We settled on the village of Eassalu which only yields 73 results, and lacks some of the larger travel brands in its SERPs. We figured we might be able to compete here with only a keyword in the page title, and a fascinating story about a teapot.
Again, we got this new test page crawled by Google and requested indexation, and waited for it to storm the SERPs and further strengthen our test site’s grip on the ‘obscure Estonian village’ market.
Test 2: Results
Our new page was indexed pretty quickly, but a quick check of the SERPs left us bereft of the incredible rankings we were hoping for:
Our test domain was nowhere to be found. We waited a couple of weeks, but sadly could not break into those 73 results.
We had initially planned a 3rd test to try and understand how much of an impact the keyword’s position within the page title was having, by publishing a similarly random piece of content but with the keyword at the front of the page title instead.
Sadly, this became fairly pointless once it became clear that our page wasn’t going to be able to outrank any competitors based on just a keyword in an over-length page title.
However, we did decide to run one last test to see if there was any difference in how Google valued keywords in a page title that was just over length vs one that was way over length.
Test 3: Can a page rank for a keyword only found in a slightly over-length page title?
We used a pretty similar set up here as the previous tests. Same auto-generated story on a page of the pnettest15 domain, and we used the same keyword as in test 1. The only real difference was the keyword was at the end of a much shorter page title that was only just over-length:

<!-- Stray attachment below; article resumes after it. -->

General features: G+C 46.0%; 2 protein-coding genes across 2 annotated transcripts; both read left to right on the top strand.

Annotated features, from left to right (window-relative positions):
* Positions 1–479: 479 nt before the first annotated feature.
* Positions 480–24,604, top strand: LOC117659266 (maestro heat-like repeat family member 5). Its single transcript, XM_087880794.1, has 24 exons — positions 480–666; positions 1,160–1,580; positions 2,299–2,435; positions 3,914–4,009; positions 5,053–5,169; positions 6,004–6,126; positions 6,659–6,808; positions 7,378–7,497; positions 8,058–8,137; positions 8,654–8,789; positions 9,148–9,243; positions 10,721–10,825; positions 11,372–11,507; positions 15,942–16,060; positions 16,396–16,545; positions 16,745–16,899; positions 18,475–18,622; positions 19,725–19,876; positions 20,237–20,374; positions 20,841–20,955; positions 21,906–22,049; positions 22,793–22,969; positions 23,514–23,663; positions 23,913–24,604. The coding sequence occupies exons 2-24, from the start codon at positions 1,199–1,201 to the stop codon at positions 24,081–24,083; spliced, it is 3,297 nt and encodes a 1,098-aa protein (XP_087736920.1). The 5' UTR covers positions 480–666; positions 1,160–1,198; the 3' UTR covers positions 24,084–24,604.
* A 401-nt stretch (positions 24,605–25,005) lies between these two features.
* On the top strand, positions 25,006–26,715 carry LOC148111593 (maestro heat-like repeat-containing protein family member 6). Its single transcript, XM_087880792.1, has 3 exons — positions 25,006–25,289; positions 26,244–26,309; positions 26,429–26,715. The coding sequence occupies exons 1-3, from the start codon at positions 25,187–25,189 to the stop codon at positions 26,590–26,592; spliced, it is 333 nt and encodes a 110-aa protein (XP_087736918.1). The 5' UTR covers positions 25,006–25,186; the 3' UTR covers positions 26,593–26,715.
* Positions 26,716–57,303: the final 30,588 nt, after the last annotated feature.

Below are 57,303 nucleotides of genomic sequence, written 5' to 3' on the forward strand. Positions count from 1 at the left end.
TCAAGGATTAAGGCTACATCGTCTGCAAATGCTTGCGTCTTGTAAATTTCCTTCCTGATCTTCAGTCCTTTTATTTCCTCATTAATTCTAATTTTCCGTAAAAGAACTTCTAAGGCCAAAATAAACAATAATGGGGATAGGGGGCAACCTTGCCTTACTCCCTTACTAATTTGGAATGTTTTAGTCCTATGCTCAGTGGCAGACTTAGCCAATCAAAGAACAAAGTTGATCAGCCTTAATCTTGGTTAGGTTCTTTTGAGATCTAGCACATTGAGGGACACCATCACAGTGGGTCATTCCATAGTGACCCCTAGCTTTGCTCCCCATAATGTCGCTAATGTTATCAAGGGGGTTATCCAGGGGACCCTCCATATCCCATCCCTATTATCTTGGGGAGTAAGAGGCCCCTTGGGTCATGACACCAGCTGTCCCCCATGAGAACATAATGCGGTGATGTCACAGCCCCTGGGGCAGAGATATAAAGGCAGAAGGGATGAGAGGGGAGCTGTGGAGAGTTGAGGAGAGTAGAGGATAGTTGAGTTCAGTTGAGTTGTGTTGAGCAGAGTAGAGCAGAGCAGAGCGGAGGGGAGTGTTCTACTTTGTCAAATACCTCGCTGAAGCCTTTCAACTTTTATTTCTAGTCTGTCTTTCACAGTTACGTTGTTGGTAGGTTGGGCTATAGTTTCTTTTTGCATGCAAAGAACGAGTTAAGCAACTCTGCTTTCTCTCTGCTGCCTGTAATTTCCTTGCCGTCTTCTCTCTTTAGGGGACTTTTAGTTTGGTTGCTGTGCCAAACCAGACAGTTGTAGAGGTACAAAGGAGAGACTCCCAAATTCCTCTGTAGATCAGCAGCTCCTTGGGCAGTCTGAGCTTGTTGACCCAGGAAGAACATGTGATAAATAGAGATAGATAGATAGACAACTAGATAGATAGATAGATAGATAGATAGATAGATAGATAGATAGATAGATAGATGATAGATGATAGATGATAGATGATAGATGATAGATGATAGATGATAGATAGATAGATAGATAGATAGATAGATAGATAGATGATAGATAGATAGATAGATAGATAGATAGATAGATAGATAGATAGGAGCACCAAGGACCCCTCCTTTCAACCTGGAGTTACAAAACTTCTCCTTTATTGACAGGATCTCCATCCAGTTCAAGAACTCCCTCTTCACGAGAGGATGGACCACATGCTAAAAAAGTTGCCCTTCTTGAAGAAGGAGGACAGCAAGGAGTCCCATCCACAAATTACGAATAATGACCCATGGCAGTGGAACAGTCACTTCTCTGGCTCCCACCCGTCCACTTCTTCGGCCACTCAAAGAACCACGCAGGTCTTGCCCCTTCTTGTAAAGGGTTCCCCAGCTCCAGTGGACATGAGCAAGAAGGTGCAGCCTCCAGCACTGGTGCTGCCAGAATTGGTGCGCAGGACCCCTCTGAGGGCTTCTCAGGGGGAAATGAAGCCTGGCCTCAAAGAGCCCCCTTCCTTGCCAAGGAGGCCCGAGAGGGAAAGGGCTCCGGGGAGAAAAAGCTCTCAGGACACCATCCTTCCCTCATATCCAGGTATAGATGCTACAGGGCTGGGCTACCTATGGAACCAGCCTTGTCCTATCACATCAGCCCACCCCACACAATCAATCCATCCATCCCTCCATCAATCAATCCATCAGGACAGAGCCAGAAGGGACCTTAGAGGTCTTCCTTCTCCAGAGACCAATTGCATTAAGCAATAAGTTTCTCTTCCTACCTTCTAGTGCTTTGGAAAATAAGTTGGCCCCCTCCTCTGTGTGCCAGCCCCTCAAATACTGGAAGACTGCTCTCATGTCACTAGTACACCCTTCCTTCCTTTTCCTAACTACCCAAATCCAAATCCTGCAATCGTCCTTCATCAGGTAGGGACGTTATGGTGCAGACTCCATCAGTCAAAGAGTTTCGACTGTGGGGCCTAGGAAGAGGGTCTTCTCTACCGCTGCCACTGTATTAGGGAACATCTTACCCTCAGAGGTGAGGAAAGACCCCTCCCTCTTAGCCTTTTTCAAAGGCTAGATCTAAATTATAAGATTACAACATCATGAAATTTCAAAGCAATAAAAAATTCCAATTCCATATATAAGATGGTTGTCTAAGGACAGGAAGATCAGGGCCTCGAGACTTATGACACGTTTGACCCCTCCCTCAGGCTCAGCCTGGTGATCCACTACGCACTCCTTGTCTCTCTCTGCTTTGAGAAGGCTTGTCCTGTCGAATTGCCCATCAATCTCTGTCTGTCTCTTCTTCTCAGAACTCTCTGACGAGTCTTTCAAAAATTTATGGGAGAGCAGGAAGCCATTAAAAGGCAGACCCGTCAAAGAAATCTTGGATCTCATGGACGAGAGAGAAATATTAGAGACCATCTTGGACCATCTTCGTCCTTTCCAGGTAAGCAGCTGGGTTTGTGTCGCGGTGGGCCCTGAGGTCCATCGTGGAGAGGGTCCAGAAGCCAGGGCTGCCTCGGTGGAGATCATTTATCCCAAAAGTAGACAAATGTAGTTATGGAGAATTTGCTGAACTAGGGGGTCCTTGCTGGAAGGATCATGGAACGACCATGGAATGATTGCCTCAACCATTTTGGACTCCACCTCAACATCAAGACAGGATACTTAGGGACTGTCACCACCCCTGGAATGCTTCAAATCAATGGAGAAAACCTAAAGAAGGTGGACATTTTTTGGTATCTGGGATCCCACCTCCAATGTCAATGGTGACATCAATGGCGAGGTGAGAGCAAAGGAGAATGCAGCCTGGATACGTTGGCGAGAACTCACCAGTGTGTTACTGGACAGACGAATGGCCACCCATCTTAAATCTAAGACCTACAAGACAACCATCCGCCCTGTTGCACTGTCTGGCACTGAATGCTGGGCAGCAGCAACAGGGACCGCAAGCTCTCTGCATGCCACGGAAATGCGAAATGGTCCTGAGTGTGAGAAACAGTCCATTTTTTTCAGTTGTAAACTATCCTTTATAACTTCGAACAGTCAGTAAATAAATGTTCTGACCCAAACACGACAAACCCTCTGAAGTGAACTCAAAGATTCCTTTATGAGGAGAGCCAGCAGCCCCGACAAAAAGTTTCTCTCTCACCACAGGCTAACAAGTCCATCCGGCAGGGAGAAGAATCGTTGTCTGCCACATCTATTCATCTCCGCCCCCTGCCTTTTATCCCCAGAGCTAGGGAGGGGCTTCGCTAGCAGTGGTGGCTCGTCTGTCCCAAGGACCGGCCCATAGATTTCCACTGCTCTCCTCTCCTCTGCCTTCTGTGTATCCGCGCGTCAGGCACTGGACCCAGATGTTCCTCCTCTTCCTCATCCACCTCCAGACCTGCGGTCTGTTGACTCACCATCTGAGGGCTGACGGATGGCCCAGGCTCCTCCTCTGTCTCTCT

Again, we published, requested crawling and indexation and waited. The new page was indexed pretty quickly, and we could see that Google was viewing it as a relevant page for the term Eassalu with the page title cut just tantalisingly short of our money keyword:
So, would this page with the keyword only just over the title limit now show up in the SERPs?
No. While Google sees the new page as a relevant result for ‘Eassalu’, the impact of the keyword in the post-600 pixel part of the title is essentially discounted as soon as there are other results to compete against.
TLDR: So, can keywords over included in page titles that are over-length help your page to rank?
No. While Google will see that page as relevant to the keyword included in the page title, it doesn’t appear to help with rankings against competitors.
However, if you’re struggling to get your fantastic stories about maps, teapots and sausages to rank, we have plenty of guidance and recommendations that will actually work, so get in touch!